Vietnam: Proving compulsory rehab doesn’t work
In May 2015, the first community-based, voluntary treatment centre for people with drug addiction in Vietnam opened in the Bac Giang province.
Nguyen Thi Huong, 32, she recalls how she started using heroin 11 years ago, when she was 21. “Myself and my family were very ashamed because of this. There was no help, only the compulsory centre and the fear of being arrested and sent there. I felt hopeless.”
Compulsory rehab has been the norm in Vietnam and the rehab centres are more like prisons or labour camps than health facilities. They are widely acknowledged to not only be ineffective at treating drug dependency, but also to violate human rights and create HIV vulnerability. They need to close.
Nguyen’s struggle to quit drug use was a long one: “It took me 15 rounds of detox to finally quit. It was a very painful time. And even after I quit, the shame of being a drug user continued haunting me.”
Even after I quit, the shame of being a drug user continued haunting me.
The new ‘Cao Thuong’ centre marks a new era. “Myself and many people who use drugs in Bac Giang have been very much looking forward to the launch. Health workers here are very committed and friendly. [It’s a place where] people who use drugs can be very open and frank to ask for help.”
Nguyen also observed that as a result of community-based work that “people in the local community now also have friendlier attitude towards people who use drugs.”
Support don’t Punish
The centre is supported by Alliance Linking Organisation SCDI, as part of the Asia Action programme, which is tackling HIV rates among people who use drugs with a harm reduction approach. People who inject drugs are 28 times more likely to contract HIV than others in the general population, with the sharing of injecting equipment being a major driver. Countries with a repressive approach to drug use have escalating HIV epidemics, and countries that adopt a harm reduction approach have seen the rates of HIV among people who use drugs dramatically decline.
Safer injecting equipment, voluntary HIV and counselling and testing and methadone programmes are some of the harm reduction services on offer at Cao Thuong.
A peer-led model is also vital in creating a stigma-free, accessible environment; Nguyen is one of the outreach workers.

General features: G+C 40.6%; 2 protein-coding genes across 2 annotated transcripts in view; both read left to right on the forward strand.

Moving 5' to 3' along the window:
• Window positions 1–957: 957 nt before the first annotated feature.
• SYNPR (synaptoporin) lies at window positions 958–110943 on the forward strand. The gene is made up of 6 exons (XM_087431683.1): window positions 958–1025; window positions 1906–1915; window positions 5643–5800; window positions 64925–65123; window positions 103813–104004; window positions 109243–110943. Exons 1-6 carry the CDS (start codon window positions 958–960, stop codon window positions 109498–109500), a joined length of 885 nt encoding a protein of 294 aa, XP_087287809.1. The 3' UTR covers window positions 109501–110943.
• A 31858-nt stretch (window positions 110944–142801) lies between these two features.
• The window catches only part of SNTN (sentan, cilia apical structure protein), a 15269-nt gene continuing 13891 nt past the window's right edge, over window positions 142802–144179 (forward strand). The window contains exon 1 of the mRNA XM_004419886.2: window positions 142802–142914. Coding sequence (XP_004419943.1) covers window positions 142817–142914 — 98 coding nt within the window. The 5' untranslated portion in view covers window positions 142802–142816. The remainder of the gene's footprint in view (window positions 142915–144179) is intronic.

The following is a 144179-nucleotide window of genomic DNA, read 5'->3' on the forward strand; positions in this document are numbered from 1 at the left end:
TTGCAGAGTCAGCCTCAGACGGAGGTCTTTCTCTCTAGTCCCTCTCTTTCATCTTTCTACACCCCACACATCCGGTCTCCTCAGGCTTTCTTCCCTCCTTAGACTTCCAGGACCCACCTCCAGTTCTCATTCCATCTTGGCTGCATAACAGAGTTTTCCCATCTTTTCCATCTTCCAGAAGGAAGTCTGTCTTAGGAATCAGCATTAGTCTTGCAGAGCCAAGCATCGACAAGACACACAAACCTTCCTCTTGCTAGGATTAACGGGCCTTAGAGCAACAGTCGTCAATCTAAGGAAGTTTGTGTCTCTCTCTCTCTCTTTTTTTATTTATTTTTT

“My experience of drug use is useful to others. Now I help people who use drugs to prevent HIV, hepatitis C and overdose by sharing with them my knowledge and experience…I visit the families. They trust me.”
The staff are enrolled in training which also involves community members and people with influence. A Chief Judge took part in a recent workshop.
For every 10 people we sent to compulsory centres, 11 came back and started to use drugs again
“I remember he said – ‘for 18 years I have been member of a committee that sends people who use drugs to compulsory centres. I can say for every 10 people we sent, 11 came back and started to use drugs again. We can't continue like that. We have to change and develop a more effective treatment system’. He got a big applause from participants of the training. I could not believe my ears. I used to be so afraid of people like him.”
With testimonies like this it seems the team are well on their way to achieving their mission, which is not only to provide high quality services for people who use drugs, but also to demonstrate to the government that community-based harm reduction services are an effective alternative to compulsory detention centres.
“[It’s been] hard to imagine that one day people suffering from drug addiction, like myself, can come openly to the health centre and get help. They feel more optimistic about the future. It is like a dream come true.”